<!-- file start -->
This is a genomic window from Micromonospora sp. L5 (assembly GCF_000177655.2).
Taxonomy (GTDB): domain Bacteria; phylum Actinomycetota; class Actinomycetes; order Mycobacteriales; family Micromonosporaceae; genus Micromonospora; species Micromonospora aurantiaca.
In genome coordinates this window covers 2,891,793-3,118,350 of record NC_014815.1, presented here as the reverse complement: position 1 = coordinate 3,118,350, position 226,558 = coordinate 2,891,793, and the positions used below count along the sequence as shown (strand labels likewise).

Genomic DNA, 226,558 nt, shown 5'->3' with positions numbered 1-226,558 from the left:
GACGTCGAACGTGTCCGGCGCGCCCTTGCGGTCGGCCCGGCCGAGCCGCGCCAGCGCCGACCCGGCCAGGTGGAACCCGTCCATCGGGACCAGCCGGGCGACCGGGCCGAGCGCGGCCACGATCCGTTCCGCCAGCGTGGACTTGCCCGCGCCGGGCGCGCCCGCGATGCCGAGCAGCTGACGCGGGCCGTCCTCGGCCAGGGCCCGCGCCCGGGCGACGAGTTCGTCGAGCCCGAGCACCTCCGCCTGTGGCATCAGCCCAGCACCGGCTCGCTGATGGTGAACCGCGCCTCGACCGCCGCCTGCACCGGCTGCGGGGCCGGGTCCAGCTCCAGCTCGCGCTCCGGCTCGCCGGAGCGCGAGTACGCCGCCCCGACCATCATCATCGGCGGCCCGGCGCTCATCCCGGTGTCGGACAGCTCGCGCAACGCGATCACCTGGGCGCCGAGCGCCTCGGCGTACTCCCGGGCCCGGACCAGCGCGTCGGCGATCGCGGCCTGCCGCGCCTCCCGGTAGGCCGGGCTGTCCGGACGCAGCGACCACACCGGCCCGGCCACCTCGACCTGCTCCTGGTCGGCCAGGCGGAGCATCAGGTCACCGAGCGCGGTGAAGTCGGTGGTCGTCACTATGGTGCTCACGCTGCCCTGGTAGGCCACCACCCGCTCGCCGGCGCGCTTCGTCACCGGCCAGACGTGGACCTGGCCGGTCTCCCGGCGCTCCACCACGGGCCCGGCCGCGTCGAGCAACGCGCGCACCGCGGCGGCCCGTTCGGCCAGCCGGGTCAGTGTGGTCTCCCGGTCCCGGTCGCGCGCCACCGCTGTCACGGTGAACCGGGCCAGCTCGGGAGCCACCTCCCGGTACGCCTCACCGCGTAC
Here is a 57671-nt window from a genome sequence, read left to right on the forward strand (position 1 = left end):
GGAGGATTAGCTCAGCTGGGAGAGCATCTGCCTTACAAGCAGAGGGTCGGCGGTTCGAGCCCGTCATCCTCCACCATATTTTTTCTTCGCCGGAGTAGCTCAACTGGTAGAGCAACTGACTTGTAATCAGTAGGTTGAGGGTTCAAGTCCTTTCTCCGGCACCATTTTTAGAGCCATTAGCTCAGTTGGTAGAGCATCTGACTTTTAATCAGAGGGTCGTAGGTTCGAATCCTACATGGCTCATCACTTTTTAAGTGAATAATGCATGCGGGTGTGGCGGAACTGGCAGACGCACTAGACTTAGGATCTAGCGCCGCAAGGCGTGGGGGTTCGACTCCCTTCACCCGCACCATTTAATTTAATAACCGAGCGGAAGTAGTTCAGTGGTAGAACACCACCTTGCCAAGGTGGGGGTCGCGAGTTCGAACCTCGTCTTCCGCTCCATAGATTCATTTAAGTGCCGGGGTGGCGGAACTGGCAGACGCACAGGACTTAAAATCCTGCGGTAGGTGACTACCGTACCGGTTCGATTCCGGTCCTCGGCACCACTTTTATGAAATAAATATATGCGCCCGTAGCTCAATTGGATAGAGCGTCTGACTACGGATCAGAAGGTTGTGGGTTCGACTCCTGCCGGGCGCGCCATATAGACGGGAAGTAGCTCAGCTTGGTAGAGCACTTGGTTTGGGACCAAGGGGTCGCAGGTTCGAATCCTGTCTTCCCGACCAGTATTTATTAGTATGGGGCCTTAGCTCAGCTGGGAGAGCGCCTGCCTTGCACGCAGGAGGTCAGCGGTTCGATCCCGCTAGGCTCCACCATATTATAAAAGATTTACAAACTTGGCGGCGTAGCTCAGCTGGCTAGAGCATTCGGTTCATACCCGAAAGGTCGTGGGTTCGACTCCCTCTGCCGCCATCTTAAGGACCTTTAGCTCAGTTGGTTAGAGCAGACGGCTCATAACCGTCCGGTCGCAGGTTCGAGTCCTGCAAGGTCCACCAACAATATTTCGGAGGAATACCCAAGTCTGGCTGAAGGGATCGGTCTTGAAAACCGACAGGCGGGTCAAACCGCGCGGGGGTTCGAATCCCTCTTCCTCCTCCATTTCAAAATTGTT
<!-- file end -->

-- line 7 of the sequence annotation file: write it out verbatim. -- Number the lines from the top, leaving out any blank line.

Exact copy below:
GGAGGATTAGCTCAGCTGGGAGAGCATCTGCCTTACAAGCAGAGGGTCGGCGGTTCGAGCCCGTCATCCTCCACCATATTTTTTCTTCGCCGGAGTAGCTCAACTGGTAGAGCAACTGACTTGTAATCAGTAGGTTGAGGGTTCAAGTCCTTTCTCCGGCACCATTTTTAGAGCCATTAGCTCAGTTGGTAGAGCATCTGACTTTTAATCAGAGGGTCGTAGGTTCGAATCCTACATGGCTCATCACTTTTTAAGTGAATAATGCATGCGGGTGTGGCGGAACTGGCAGACGCACTAGACTTAGGATCTAGCGCCGCAAGGCGTGGGGGTTCGACTCCCTTCACCCGCACCATTTAATTTAATAACCGAGCGGAAGTAGTTCAGTGGTAGAACACCACCTTGCCAAGGTGGGGGTCGCGAGTTCGAACCTCGTCTTCCGCTCCATAGATTCATTTAAGTGCCGGGGTGGCGGAACTGGCAGACGCACAGGACTTAAAATCCTGCGGTAGGTGACTACCGTACCGGTTCGATTCCGGTCCTCGGCACCACTTTTATGAAATAAATATATGCGCCCGTAGCTCAATTGGATAGAGCGTCTGACTACGGATCAGAAGGTTGTGGGTTCGACTCCTGCCGGGCGCGCCATATAGACGGGAAGTAGCTCAGCTTGGTAGAGCACTTGGTTTGGGACCAAGGGGTCGCAGGTTCGAATCCTGTCTTCCCGACCAGTATTTATTAGTATGGGGCCTTAGCTCAGCTGGGAGAGCGCCTGCCTTGCACGCAGGAGGTCAGCGGTTCGATCCCGCTAGGCTCCACCATATTATAAAAGATTTACAAACTTGGCGGCGTAGCTCAGCTGGCTAGAGCATTCGGTTCATACCCGAAAGGTCGTGGGTTCGACTCCCTCTGCCGCCATCTTAAGGACCTTTAGCTCAGTTGGTTAGAGCAGACGGCTCATAACCGTCCGGTCGCAGGTTCGAGTCCTGCAAGGTCCACCAACAATATTTCGGAGGAATACCCAAGTCTGGCTGAAGGGATCGGTCTTGAAAACCGACAGGCGGGTCAAACCGCGCGGGGGTTCGAATCCCTCTTCCTCCTCCATTTCAAAATTGTT